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Matthew 6:25-34

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Introduction

Do Not Be Anxious

25 “Therefore I tell you, do not be anxious about your life, what you will eat or what you will drink, nor about your body, what you will put on. Is not life more than food, and the body more than clothing? 26 Look at the birds of the air: they neither sow nor reap nor gather into barns, and yet your heavenly Father feeds them. Are you not of more value than they? 27 And which of you by being anxious can add a single hour to his span of life? 28 And why are you anxious about clothing? Consider the lilies of the field, how they grow: they neither toil nor spin, 29 yet I tell you, even Solomon in all his glory was not arrayed like one of these. 30 But if God so clothes the grass of the field, which today is alive and tomorrow is thrown into the oven, will he not much more clothe you, O you of little faith? 31 Therefore do not be anxious, saying, ‘What shall we eat?’ or ‘What shall we drink?’ or ‘What shall we wear?’ 32 For the Gentiles seek after all these things, and your heavenly Father knows that you need them all. 33 But seek first the kingdom of God and his righteousness, and all these things will be added to you.

34 “Therefore do not be anxious about tomorrow, for tomorrow will be anxious for itself. Sufficient for the day is its own trouble.

During our last time together we considered Jesus’ teaching to store up treasures in heaven, as opposed to storing up treasures here on earth. Jesus told his disciples, “for where your treasure is, there your heart will be also.” And today Jesus continues along this same line of thinking concerning our attitude toward material needs and possessions, and ultimately to the subject of priorities.

Therefore I tell you...

We can see the intended connection with today’s text simply by Jesus’ use of the word ‘therefore’ in verse 25, he says, “Therefore I tell you, do not be anxious about your life, what you will eat or what you will drink, nor about your body, what you will put on. Is not life more than food, and the body more than clothing?” So as we approach this text today I want us to consider again for a moment verse 24 of , Jesus concludes his initial teaching by saying,

24 “No one can serve two masters, for either he will hate the one and love the other, or he will be devoted to the one and despise the other. You cannot serve God and money.

The rich young ruler
This statement is reminiscent of Jesus’ later interaction with the rich young man in . If you would turn together with me, we’ll read starting in verse 16,

The Rich Young Man

16 And behold, a man came up to him, saying, “Teacher, what good deed must I do to have eternal life?” 17 And he said to him, “Why do you ask me about what is good? There is only one who is good. If you would enter life, keep the commandments.” 18 He said to him, “Which ones?” And Jesus said, “You shall not murder, You shall not commit adultery, You shall not steal, You shall not bear false witness, 19 Honor your father and mother, and, You shall love your neighbor as yourself.” 20 The young man said to him, “All these I have kept. What do I still lack?” 21 Jesus said to him, “If you would be perfect, go, sell what you possess and give to the poor, and you will have treasure in heaven; and come, follow me.” 22 When the young man heard this he went away sorrowful, for he had great possessions.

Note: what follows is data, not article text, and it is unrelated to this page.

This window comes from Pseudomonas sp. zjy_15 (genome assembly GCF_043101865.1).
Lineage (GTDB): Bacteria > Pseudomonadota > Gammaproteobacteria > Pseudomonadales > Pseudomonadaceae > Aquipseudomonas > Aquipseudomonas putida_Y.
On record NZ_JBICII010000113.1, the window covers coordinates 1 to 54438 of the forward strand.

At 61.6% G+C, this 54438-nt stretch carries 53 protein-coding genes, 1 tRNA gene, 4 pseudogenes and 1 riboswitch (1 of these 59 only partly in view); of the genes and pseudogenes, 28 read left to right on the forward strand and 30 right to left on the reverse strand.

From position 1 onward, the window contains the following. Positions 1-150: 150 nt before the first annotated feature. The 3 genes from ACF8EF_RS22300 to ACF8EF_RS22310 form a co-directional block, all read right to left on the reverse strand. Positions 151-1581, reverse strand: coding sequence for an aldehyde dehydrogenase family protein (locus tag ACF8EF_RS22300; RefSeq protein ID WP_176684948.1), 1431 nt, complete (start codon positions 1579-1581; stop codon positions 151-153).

The first & greatest commandment
Scripture teaches us that the first and greatest commandment is to love the Lord your God with all your heart, mind strength and soul, and what Jesus does here in is reveal to this rich young man that while he thinks he’s done all that he needs to do to be saved, that in fact, he’s missed the whole point.
You see, the joy of salvation is not escaping judgement, it’s getting God. He’s the pearl of great price. He the one worth giving away all that we have, to possess. We were not created so that we might go our own way and build our own kingdoms, we were created for God, and for his glory. And this man’s heart does not love God, this man does not treasure God, instead his treasure is his earthly possessions, his earthly kingdom. The young man doesn’t leave everything behind to follow Jesus, instead it says that “when the young man heard this he went away sorrowful, for he had great possessions.” He could not serve both God and money, therefore he served money.
The danger of putting our hope in earthly treasures
And as I said before this is the reason Jesus often gave his followers the admonition to go and “sell all that you have,” () because he knew how dangerous money was to the human heart. In essence he was saying, “for what does it profit a man to gain the whole world and forfeit his soul?” () So he tells them to make heaven their treasure, to lay up treasures there, that their hearts might be there.
If our hope is in God then we have no need to worry
And if there treasure is found in heaven, and their hope is found in God, then there’s no reason to be anxious about their lives here on earth. That’s why Jesus says there in verse 25,
Now, back in verse 25 of , we Jesus continuing his emphasis

25 “Therefore I tell you, do not be anxious about your life, what you will eat or what you will drink, nor about your body, what you will put on.